Indeed, it is not obvious that Delaware even authorizes the charter provision that Snap has adopted. In 2015, Delaware amended its law to authorize corporations to adopt charter and bylaw provisions that select Delaware as a forum for internal affairs claims. See DGCL § 115. As I have argued previously, that statute (and related Delaware caselaw) should be interpreted to mean that only internal affairs claims, and not other kinds of claims, may be governed by charters and bylaws. But even if the statute is interpreted to allow corporations broad freedom to dictate the terms on which plaintiffs may bring federal securities claims, as some have suggested, see John C. Coffee, Update on “Loser Pays” Fee Shifting; Stephen M. Bainbridge, Fee-Shifting: Delaware’s Self-Inflicted Wound, 40 Del. J. Corp. L. 851 (2016), the broader point is that there is no reason that Delaware should be deciding these important matters of federal policy.
To be sure, one might argue that this is no different than ordinary contracts – state law, too, determines the rules that govern ordinary contracts, and yet these contracts may contain enforceable forum selection provisions regarding federal rights.
But that is not quite the same. We may assume that Congress generally intended to import into federal law certain state law standards regarding contracts and corporate law, but that presumption may be overcome depending on the particular state law in question. See generally Kamen v. Kemper Financial Services, 500 U.S. 90 (1991). It is not obvious that Congress intended that state corporate law – including idiosyncratic approaches to shareholder powers within the corporation – would govern forum selection for federal claims, especially since state law did not even grant corporations these powers until 2013. See Boilermakers Local 154 Ret. Fund v. Chevron Corp., 73 A.3d 934 (Del. Ch. 2013).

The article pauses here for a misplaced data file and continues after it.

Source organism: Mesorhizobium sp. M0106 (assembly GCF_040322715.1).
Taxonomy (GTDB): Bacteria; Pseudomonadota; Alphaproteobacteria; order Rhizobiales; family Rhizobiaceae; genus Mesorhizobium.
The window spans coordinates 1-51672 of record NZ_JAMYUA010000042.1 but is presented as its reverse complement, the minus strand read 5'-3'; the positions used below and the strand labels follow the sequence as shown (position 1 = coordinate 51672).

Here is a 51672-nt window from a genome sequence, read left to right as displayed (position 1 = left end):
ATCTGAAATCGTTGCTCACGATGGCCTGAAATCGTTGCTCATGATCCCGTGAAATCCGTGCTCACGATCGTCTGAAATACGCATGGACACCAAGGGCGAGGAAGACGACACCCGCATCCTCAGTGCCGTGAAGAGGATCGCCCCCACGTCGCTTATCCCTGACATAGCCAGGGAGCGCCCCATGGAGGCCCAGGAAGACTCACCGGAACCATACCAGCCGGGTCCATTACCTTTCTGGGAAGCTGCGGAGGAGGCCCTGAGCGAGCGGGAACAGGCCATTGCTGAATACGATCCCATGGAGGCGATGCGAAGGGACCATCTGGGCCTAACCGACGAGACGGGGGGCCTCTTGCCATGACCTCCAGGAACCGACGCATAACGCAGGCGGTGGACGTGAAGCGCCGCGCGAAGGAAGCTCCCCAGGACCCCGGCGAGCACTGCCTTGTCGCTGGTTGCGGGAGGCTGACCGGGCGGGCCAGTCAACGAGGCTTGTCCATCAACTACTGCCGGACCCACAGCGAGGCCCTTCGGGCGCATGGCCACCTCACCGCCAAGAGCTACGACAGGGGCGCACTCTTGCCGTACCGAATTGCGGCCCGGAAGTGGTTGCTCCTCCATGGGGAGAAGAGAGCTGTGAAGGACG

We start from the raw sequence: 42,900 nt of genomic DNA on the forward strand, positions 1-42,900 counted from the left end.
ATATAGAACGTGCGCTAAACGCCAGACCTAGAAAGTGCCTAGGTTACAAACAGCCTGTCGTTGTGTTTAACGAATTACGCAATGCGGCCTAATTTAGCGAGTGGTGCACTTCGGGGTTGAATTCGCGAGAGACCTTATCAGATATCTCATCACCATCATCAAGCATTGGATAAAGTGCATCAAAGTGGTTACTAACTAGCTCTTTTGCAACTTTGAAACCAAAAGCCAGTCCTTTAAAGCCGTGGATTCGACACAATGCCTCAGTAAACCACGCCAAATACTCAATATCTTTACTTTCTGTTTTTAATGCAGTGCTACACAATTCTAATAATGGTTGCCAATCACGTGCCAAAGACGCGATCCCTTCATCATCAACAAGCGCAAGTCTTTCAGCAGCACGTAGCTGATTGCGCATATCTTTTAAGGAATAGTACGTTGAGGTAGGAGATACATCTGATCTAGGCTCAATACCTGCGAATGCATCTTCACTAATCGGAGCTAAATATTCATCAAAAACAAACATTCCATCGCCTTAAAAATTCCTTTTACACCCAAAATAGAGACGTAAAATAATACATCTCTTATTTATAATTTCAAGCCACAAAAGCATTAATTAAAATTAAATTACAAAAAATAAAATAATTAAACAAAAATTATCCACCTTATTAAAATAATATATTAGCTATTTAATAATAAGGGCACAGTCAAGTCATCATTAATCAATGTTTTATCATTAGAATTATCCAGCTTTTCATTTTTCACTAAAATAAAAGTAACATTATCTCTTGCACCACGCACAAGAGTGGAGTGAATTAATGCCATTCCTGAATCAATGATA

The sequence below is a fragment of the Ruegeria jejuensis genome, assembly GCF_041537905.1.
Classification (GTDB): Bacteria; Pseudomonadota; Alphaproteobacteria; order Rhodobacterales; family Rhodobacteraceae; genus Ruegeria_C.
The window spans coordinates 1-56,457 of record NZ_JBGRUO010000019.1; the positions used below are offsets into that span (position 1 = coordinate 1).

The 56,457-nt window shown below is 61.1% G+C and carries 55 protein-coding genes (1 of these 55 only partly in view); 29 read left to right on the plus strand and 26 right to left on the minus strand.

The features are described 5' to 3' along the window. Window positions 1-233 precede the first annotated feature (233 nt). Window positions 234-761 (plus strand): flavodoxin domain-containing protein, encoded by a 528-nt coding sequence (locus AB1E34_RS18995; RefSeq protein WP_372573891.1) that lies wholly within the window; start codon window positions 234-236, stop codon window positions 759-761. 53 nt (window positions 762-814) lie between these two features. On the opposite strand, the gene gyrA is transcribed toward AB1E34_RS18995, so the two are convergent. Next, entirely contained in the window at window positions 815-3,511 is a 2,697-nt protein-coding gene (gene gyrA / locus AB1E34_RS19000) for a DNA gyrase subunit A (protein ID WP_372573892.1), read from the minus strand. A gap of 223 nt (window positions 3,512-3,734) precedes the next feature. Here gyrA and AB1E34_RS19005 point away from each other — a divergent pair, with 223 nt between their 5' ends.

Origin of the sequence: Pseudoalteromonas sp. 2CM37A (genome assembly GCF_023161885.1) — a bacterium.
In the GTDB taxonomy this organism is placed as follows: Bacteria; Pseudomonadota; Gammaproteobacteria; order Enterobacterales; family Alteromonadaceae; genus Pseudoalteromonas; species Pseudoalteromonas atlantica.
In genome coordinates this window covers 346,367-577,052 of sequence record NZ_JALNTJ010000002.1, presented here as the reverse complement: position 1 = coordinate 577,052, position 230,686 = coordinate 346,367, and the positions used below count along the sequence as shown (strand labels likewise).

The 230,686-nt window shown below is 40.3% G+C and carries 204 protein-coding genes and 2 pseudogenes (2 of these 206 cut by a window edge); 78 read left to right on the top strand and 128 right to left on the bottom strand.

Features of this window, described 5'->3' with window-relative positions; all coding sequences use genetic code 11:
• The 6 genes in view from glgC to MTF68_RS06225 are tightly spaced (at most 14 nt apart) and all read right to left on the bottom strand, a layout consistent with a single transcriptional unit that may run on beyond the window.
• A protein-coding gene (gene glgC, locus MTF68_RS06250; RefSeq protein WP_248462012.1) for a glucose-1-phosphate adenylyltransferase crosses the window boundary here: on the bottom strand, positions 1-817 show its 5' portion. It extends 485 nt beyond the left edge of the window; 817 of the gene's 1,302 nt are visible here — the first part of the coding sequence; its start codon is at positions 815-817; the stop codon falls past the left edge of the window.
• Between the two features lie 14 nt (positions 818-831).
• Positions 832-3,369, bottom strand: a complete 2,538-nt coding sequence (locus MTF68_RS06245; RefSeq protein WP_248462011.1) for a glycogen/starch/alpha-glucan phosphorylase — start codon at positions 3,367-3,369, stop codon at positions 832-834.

But more fundamentally, as I have explained in the context of arbitration, within the corporate structure, shareholders and directors are not on equal footing. Shareholder power is sharply limited by legal ground rules that vest directors with broad discretion to take action on behalf of the corporation as they see fit. The justification for this power differential is that corporate directors are better positioned to make decisions on behalf of the corporation, and that shareholders are too uninformed, selfish, or heterogeneous to be trusted with the power to determine the corporation’s fate. Such an approach is at odds with the general concept of “contract,” which is predicated on the assumption that each party is capable of bargaining for his or her self interest, and that welfare across parties is maximized when the parties are permitted to bind themselves to arrangements they believe best for themselves. Unlike in contract, within the corporation, shareholders are not treated as autonomous arm's length bargainers. See also Jill E. Fisch, Governance by Contract: The Implications for Corporate Bylaws (California Law Review, forthcoming).
So, bringing this back to Snap’s articles of incorporation, if courts or the SEC decide that – for reasons of federal policy – it is best for companies and their shareholders that corporations be permitted to select a federal forum for federal securities claims in their charters/bylaws, that’s one thing, and on that point I remain agnostic. But what they should not do is assume that Snap’s charter is a “contract” that binds the shareholders to a federal forum, in the same manner as a forum selection clause in an ordinary contract between transacting parties.